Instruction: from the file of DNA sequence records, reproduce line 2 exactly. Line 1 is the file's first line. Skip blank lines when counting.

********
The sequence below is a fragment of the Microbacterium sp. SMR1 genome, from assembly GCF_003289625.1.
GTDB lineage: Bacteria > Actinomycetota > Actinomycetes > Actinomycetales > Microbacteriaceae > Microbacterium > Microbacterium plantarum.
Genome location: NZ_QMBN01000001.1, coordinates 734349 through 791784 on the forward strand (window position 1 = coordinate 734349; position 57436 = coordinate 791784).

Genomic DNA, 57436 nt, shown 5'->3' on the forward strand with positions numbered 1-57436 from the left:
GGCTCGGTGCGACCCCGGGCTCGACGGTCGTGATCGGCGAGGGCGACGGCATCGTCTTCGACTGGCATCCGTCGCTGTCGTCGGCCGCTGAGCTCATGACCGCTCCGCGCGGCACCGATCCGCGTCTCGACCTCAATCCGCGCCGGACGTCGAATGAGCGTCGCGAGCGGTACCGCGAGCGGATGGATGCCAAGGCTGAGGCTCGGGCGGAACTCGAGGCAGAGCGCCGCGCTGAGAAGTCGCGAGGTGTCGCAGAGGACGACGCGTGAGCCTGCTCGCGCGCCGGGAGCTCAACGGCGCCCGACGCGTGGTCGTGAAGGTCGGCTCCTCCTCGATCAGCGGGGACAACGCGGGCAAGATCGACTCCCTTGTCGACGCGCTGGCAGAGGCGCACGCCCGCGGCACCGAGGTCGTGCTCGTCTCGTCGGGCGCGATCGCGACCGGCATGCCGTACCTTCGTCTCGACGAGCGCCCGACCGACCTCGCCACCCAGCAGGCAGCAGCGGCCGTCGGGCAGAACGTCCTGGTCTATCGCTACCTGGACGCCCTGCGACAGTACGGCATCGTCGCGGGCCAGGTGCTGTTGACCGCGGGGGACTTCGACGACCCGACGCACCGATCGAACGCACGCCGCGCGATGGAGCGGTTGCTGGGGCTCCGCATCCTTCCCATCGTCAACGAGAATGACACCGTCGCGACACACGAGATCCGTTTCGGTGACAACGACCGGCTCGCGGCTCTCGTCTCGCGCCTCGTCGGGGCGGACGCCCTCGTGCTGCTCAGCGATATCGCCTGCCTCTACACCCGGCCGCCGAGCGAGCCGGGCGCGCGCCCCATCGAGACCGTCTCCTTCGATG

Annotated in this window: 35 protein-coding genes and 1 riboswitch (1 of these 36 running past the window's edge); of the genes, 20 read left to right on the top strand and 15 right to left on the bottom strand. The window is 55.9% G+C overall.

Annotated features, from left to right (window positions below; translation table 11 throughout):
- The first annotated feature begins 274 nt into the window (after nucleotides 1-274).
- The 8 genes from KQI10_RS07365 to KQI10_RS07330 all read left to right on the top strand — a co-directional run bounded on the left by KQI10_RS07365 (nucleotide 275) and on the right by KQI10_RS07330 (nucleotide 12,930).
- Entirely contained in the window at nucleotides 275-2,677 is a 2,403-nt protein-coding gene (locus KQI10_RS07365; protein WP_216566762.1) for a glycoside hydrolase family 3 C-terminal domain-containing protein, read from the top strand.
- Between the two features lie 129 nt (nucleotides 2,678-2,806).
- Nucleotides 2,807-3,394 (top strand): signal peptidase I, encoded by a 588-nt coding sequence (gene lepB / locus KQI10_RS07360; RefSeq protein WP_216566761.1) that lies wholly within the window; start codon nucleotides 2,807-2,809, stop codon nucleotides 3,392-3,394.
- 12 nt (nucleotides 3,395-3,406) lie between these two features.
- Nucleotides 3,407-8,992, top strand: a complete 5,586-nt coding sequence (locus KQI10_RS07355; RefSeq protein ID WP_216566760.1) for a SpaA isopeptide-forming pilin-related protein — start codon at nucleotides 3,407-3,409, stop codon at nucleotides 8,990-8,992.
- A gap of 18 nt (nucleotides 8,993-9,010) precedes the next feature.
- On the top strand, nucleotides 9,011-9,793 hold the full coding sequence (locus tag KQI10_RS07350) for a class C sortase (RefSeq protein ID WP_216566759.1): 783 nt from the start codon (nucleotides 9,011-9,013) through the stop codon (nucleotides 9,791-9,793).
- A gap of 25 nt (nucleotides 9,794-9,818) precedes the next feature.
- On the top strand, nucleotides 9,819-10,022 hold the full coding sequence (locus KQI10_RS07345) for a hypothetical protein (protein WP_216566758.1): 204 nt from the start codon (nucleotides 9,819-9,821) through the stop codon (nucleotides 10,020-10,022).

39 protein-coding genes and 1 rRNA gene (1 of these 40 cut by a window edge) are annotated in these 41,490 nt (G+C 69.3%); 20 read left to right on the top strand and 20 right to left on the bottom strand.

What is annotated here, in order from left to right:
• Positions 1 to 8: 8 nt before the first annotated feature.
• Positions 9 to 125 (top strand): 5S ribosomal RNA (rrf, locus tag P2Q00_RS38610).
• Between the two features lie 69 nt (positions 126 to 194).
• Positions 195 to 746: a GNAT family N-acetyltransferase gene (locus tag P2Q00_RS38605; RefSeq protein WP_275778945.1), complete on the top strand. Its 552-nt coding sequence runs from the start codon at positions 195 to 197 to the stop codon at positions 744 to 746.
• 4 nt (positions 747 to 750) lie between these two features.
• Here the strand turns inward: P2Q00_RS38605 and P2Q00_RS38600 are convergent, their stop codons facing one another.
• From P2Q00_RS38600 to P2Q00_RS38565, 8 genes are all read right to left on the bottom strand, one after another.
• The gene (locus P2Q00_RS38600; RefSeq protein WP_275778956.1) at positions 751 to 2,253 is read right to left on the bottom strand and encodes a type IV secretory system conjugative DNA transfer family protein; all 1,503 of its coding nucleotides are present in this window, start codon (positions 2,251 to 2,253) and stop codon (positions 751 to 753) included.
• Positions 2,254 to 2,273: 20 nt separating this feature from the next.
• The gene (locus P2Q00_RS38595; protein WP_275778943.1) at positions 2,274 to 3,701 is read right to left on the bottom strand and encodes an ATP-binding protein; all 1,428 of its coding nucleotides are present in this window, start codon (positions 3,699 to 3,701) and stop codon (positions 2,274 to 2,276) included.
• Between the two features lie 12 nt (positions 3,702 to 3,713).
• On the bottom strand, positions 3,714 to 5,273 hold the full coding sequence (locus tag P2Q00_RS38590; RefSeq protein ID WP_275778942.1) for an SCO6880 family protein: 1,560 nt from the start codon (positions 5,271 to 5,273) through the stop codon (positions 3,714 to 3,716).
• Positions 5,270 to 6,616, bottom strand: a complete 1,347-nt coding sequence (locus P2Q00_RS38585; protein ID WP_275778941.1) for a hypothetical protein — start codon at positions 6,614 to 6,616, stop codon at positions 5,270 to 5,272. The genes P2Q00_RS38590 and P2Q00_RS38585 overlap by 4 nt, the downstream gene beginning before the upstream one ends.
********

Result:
GTDB lineage: Bacteria > Actinomycetota > Actinomycetes > Actinomycetales > Microbacteriaceae > Microbacterium > Microbacterium plantarum.